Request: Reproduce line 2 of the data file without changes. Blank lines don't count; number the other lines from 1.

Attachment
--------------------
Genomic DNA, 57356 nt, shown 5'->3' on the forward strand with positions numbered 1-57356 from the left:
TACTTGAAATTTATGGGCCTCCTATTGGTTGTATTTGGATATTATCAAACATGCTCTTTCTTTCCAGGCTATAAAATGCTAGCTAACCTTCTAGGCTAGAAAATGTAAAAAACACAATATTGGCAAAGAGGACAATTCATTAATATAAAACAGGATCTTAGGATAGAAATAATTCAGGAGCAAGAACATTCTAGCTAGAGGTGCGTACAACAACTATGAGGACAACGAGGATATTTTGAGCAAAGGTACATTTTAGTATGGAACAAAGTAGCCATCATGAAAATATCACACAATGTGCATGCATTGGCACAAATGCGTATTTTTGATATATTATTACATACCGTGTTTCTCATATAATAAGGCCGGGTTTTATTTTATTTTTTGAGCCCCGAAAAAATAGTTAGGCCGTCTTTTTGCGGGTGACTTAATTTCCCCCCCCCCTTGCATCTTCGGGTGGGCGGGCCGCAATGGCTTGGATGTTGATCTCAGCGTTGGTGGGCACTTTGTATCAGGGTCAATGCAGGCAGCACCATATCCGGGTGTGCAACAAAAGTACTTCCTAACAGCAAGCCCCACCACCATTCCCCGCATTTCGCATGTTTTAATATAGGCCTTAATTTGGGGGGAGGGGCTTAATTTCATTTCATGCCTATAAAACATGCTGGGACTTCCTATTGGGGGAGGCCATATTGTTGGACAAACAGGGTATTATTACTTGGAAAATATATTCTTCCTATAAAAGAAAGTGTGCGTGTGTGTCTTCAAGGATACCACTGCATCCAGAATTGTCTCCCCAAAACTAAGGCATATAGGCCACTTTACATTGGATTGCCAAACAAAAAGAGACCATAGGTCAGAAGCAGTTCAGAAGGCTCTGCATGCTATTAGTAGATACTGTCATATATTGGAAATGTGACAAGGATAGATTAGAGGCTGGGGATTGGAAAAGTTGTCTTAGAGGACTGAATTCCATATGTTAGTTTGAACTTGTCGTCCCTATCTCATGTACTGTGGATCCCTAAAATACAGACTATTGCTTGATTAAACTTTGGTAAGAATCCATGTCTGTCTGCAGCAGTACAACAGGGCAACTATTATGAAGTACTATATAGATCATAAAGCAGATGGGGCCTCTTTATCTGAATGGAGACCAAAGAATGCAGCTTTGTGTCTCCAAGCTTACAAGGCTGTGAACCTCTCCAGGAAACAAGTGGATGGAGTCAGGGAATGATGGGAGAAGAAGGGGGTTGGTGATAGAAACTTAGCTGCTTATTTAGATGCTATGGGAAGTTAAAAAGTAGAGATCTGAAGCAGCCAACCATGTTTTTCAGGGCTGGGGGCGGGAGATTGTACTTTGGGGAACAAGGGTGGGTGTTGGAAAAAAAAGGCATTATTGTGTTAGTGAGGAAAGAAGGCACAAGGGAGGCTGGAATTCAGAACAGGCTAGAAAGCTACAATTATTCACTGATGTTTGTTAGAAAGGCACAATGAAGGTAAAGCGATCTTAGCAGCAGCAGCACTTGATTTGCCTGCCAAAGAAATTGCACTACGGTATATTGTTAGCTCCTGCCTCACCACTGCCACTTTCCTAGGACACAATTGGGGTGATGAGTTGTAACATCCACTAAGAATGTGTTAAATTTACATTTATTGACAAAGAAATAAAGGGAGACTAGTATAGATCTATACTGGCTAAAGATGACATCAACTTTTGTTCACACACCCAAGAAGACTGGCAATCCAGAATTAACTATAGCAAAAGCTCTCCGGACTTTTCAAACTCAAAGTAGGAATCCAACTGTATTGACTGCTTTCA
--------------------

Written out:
TACTTGAAATTTATGGGCCTCCTATTGGTTGTATTTGGATATTATCAAACATGCTCTTTCTTTCCAGGCTATAAAATGCTAGCTAACCTTCTAGGCTAGAAAATGTAAAAAACACAATATTGGCAAAGAGGACAATTCATTAATATAAAACAGGATCTTAGGATAGAAATAATTCAGGAGCAAGAACATTCTAGCTAGAGGTGCGTACAACAACTATGAGGACAACGAGGATATTTTGAGCAAAGGTACATTTTAGTATGGAACAAAGTAGCCATCATGAAAATATCACACAATGTGCATGCATTGGCACAAATGCGTATTTTTGATATATTATTACATACCGTGTTTCTCATATAATAAGGCCGGGTTTTATTTTATTTTTTGAGCCCCGAAAAAATAGTTAGGCCGTCTTTTTGCGGGTGACTTAATTTCCCCCCCCCCTTGCATCTTCGGGTGGGCGGGCCGCAATGGCTTGGATGTTGATCTCAGCGTTGGTGGGCACTTTGTATCAGGGTCAATGCAGGCAGCACCATATCCGGGTGTGCAACAAAAGTACTTCCTAACAGCAAGCCCCACCACCATTCCCCGCATTTCGCATGTTTTAATATAGGCCTTAATTTGGGGGGAGGGGCTTAATTTCATTTCATGCCTATAAAACATGCTGGGACTTCCTATTGGGGGAGGCCATATTGTTGGACAAACAGGGTATTATTACTTGGAAAATATATTCTTCCTATAAAAGAAAGTGTGCGTGTGTGTCTTCAAGGATACCACTGCATCCAGAATTGTCTCCCCAAAACTAAGGCATATAGGCCACTTTACATTGGATTGCCAAACAAAAAGAGACCATAGGTCAGAAGCAGTTCAGAAGGCTCTGCATGCTATTAGTAGATACTGTCATATATTGGAAATGTGACAAGGATAGATTAGAGGCTGGGGATTGGAAAAGTTGTCTTAGAGGACTGAATTCCATATGTTAGTTTGAACTTGTCGTCCCTATCTCATGTACTGTGGATCCCTAAAATACAGACTATTGCTTGATTAAACTTTGGTAAGAATCCATGTCTGTCTGCAGCAGTACAACAGGGCAACTATTATGAAGTACTATATAGATCATAAAGCAGATGGGGCCTCTTTATCTGAATGGAGACCAAAGAATGCAGCTTTGTGTCTCCAAGCTTACAAGGCTGTGAACCTCTCCAGGAAACAAGTGGATGGAGTCAGGGAATGATGGGAGAAGAAGGGGGTTGGTGATAGAAACTTAGCTGCTTATTTAGATGCTATGGGAAGTTAAAAAGTAGAGATCTGAAGCAGCCAACCATGTTTTTCAGGGCTGGGGGCGGGAGATTGTACTTTGGGGAACAAGGGTGGGTGTTGGAAAAAAAAGGCATTATTGTGTTAGTGAGGAAAGAAGGCACAAGGGAGGCTGGAATTCAGAACAGGCTAGAAAGCTACAATTATTCACTGATGTTTGTTAGAAAGGCACAATGAAGGTAAAGCGATCTTAGCAGCAGCAGCACTTGATTTGCCTGCCAAAGAAATTGCACTACGGTATATTGTTAGCTCCTGCCTCACCACTGCCACTTTCCTAGGACACAATTGGGGTGATGAGTTGTAACATCCACTAAGAATGTGTTAAATTTACATTTATTGACAAAGAAATAAAGGGAGACTAGTATAGATCTATACTGGCTAAAGATGACATCAACTTTTGTTCACACACCCAAGAAGACTGGCAATCCAGAATTAACTATAGCAAAAGCTCTCCGGACTTTTCAAACTCAAAGTAGGAATCCAACTGTATTGACTGCTTTCA